Also know that the way I see to fight is to use any means one can from bashing with the shield to crotch-kicking the other guy...Falcata type swords are good for this kind of thing-no stabbing just 'ol hack and bash.:D
 
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I've spent years trying to train the berserker out of me. Hopefully, I'll never have to find out if I've succeeded.

John
 
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Is there anything wrong with the Beserker if you're outnumbered, the situation is hopeless, and you'd rather go down fighting?



munki
 
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I'd say having a great fighting spirit is great and it might save you in a bad situation, but Id never agree that it was ok to just attack anyone and everyone or lose your control or whatever being a berserker means...

If you have to use strength, try to have only a strong heart. That's the only muscle that needs it.
 

Fiddleback

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Is that a quote? It's great no matter. I really like reading your posts Danny. Thanks for doing this thread.
 

Daniel Koster

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very cool thread...lots I still have to learn.
 
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train the berserker out?? why?? When someone is trying to stick ya, being ruthless, coldblooded, cruel and visious are to your benefit..As long as ya dont get to far out there that ya dont come back then it is all good

Train the berserker "somewhat" so that you still have some measure of control?? yea I can see that to a certain extant..however ya still gonna have to get bloody one way or another, why not make sure that LOTS of it belongs to your attacker is all I am saying...

IOW...when a goblin is slashing at your eye with a straightrazor and the bum manages to connnect with said eyebrow (and it bleeds bad enough that ya cant see and you THINK he got your eye) it is NOT the time to worry about holding back...Trust me that crap leaves an ugly scar...yea I will show ya mine someday if ya real nice...:p

Please do not mistake my post as being derogatory about MA...I have studied 2 different styles in my time and I found them useful...however alot of stuff gets left in the dojo when your alone on the street, and then all ya got is ugly cold blooded calculated visious aggression, and if ya use it, then ya might just live to brag about the scars later in life:D
 
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Trying to piece this together...

To say it in other words, passion can be good or even necessary, but it should be under control?

maybe instead of beserk we could say, judiciously vigorous?

It would seem to me, again, never having been in such a situation, that when badly hurt, it is even more critical to remain in control?

If an instictive, vicious response gets the job done though, that might be good. It would be better than giving up.

In a military context, it would seem to me that endurance would be a useful attribute. fatigue can hinder judgement, as well as the application of learned fine motor skills.

Thanks again Danny, and all of you!

Tom
 

Steely_Gunz

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I dunno. Now I'm not a martial artist. The closest thing to MA that I have any training in is Grecco Roman wrestling, and that was dang near 10 years ago now. However, i guess it falls on your fight or flight reflex. Which are you more apt to do? A lot of people say "fight", but I can tell you from personal experience that when a car backfires or someone startles me I get low, turn my vitals from the danger, and my joints snap into a sprinters stance ready to book. I can't see the value in a hopeless situation of going berserk. I would think that berserk is really just a form of panic with uncalculated swings that can potentially open up your defense for a very bloody mortal wound. Viking Berserkers, from what very little i know about them, were used as more of a "shock and awe" psychological tactic, i believe. The ship hits the shores and light armoured highly mobile sprinting animals come with fire and hell towards you. That impacts how you will fight. But i think that is more of an attack advantage over a SD one.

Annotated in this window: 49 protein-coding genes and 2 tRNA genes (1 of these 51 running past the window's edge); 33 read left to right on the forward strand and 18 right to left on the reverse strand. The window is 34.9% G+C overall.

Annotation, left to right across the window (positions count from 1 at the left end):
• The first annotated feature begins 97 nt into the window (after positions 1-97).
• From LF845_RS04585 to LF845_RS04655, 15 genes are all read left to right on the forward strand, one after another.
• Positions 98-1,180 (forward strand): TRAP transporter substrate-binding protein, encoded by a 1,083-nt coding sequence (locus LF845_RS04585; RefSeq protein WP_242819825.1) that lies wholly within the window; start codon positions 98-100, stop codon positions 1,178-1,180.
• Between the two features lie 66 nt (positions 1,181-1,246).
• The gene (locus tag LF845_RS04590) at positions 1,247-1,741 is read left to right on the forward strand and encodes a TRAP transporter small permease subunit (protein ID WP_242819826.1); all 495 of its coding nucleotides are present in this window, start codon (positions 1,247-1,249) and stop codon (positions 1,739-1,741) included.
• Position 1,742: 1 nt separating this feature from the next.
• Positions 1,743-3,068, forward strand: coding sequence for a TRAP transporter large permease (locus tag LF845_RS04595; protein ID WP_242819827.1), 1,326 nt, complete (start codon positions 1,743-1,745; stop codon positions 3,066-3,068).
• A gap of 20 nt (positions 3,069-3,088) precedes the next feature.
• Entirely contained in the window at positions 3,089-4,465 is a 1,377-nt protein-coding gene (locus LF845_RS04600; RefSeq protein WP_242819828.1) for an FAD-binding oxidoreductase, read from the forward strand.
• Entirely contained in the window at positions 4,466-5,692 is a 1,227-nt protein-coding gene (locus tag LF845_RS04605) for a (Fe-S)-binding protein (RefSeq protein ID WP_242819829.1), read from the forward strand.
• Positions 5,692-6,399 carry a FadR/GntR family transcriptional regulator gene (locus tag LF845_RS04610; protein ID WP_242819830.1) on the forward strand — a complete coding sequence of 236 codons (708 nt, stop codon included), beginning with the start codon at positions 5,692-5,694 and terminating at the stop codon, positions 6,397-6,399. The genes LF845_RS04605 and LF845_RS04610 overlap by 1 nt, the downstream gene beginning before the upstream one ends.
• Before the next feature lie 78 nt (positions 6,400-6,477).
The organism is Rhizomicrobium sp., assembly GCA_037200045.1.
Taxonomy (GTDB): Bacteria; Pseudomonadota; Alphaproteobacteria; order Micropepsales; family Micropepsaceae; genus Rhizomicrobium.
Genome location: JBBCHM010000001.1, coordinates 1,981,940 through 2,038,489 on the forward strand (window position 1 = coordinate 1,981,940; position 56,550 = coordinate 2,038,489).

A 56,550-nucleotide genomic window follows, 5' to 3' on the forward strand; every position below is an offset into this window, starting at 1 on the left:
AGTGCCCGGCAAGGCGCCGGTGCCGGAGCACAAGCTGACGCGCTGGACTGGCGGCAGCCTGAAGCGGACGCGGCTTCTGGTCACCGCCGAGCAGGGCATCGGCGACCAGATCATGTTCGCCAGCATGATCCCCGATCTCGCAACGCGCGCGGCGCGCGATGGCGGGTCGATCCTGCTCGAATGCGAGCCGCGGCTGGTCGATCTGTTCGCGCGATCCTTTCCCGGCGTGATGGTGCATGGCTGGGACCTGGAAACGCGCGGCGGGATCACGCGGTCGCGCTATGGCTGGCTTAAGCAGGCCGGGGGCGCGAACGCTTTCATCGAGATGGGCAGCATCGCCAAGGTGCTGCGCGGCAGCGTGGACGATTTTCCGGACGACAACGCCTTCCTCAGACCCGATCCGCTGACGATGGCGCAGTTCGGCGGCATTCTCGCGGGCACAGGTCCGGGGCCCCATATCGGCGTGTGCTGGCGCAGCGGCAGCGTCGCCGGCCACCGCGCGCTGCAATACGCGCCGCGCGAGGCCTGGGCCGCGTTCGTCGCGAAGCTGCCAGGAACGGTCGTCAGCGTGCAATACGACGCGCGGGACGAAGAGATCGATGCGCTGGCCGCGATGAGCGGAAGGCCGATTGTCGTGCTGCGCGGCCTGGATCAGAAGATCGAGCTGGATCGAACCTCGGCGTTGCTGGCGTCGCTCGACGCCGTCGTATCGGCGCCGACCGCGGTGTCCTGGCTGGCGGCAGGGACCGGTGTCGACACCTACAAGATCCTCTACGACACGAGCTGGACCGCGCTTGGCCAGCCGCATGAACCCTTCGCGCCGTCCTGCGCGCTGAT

Personally, if i ever get in a bad situation, then my head will probably be on a swivel. Looking, keeping my wits, minding my vitals and peripherals, looking for a way out. Hopefully, that will cause my adrenalin go into a focused burn. Grapples can be broken, legs can kick off attackers, defensive grips that normally trap can potentially inflict harm on the attacker in the forms of dislocation and vascular damage.
Like I have said, I have no idea what I am talking about when it comes to SD or any MA. All I know how to do is avoid danger and keep space between the deadly ends and less deadly ends of an attacker. Of course, as always, YMMV. Some of you brutes could go nuts and beat a man into a sausage patty. I come in at 5'10 175lbs. Dense and fairly fit, but those dang laws of phsysics rain on my parade of physically crushing a man. Some men take the path of the bear. Nothing opposes their mighty jaws and bulk. Some men take the path of the eagle. Wise and above the danger, ever seeing and striking only when the time is right. I take the path of weasle. You grab my tail, I turn back, bite your hand, and get back to my hole;)

very interesting thread, guys:)

Jake
 
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(This was supposed to be a thread about using the tibetan sword in, basically, the Oriental way. We got some thread drift, and I'd rather we didn't. no offense..)

Originally, Dave Rishar was saying that he felt as though his European style sword work was not "working" with his tibetan sword. I was trying to offer my ideas on why that might be. In essence, I believe the Tibetan sword to be an ancient design one more often sees in China, Korea and Japan.
This design is not a "swinging" sword, but a subtly manipulated weapon.

It may seem abstract, but some exquisitely designed swords can only be used well by good people. A "good person" means someone who is well-trained, patient, calm, aware, relaxed and in possession of a good heart.
Letting fear, anger or desire rule your heart and cause you to lose control is failure. This is true for a man with a sword or a recovering alcoholic.